- 1 cup long grain rice
- 2 cups frozen peas
- 2 tablespoons chopped Italian parsley for garnish
FOR THE TURKEY STOCK:
- Place the turkey wings into a large dutch oven or stock pot and add the onion, carrots, celery, bay leaf, peppercorns, parsley, thyme and salt. Add enough water to cover the turkey wings by about 1 inch (about 8-10 cups of water).
- Bring the pot to a boil and reduce heat to simmer. Cook, covered at a simmer for 2 hours.
- Remove the turkey wings with a pair of tongs and set aside to cool.
- Rest a large mesh strainer over a large bowl and carefully pour the stock through the strainer. Discard the solids.
FOR THE SOUP:
- Remove the meat from the turkey wings and discard the skin and bones. Set aside.
- Heat the dutch oven over medium high heat and add half of the olive oil to the pot. When the oil is hot, add the pancetta and stir until the fat renders and the pancetta is golden.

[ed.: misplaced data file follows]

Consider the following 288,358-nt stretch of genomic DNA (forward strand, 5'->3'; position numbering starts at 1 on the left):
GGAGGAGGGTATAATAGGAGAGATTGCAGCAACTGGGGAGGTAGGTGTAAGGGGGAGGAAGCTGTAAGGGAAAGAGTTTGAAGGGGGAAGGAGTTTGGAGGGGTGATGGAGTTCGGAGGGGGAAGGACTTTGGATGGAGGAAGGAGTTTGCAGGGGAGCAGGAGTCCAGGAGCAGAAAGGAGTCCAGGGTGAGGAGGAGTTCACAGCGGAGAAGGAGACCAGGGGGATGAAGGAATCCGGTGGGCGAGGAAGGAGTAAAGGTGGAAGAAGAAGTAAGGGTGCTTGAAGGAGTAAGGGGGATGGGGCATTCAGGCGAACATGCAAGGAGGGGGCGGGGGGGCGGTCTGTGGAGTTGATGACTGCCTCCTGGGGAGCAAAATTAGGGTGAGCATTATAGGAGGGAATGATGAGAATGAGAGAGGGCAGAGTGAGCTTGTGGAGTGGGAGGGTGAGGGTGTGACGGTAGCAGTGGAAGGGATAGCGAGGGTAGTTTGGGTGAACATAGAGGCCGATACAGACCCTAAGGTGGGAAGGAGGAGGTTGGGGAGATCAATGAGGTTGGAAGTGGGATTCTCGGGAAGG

- Add the remainder of the oil and stir in the leeks, carrots and celery. Cook until the vegetables are tender, but not browned.
- Add the turkey, turkey stock, bay leaf and onion powder, whole stems of Italian parsley and parmesan rind (if using) bring to a boil.
- Stir in the rice and reduce the heat to a simmer. Cover and simmer the soup for 15-20 minutes, stirring occasionally.
- Remove the rind of parmesan cheese from the pot with a slotted spoon or pair of tongs.
- Stir in the frozen peas. Heat through until the turkey is hot and peas are thawed.
- Serve with fresh parsley for garnish.
I made a very modified version of this yesterday and it was great! I appreciate the baseline this provides and all the suggested variations. I had roasted turkey wings so I pulled the meat off then made a broth with the remnants as well as vegetable scraps I’d frozen. In an effort to use up food at the house I use a frozen pea/carrot/corn/green bean mix as well as fresh celery. I also use the suggested barely instead of rice and dried herbs instead of fresh. Very comforting meal and I appreciate using up the wings in a new way!